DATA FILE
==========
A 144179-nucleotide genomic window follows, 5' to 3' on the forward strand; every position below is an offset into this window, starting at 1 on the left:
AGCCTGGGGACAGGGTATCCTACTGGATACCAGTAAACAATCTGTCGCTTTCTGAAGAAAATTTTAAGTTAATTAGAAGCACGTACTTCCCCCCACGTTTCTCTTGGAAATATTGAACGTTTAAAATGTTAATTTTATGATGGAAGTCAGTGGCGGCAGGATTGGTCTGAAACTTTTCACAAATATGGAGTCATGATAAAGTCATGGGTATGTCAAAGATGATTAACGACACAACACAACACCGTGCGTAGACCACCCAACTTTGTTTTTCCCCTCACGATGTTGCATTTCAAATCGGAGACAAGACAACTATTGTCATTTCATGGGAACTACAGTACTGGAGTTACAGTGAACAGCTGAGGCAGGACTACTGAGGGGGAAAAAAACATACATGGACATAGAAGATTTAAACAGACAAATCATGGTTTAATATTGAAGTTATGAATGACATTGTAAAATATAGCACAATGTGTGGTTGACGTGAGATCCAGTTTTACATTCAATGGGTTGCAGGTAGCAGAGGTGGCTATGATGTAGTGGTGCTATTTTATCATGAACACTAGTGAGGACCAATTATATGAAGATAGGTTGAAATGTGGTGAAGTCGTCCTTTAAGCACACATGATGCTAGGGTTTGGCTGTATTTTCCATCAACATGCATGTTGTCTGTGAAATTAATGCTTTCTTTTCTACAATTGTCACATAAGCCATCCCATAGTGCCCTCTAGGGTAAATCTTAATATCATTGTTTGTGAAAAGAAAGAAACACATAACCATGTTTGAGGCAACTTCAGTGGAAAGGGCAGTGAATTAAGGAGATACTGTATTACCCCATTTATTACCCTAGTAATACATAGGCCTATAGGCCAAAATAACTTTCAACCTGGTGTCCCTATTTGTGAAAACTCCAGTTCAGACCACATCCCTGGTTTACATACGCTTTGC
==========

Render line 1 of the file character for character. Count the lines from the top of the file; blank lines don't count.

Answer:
A 144179-nucleotide genomic window follows, 5' to 3' on the forward strand; every position below is an offset into this window, starting at 1 on the left: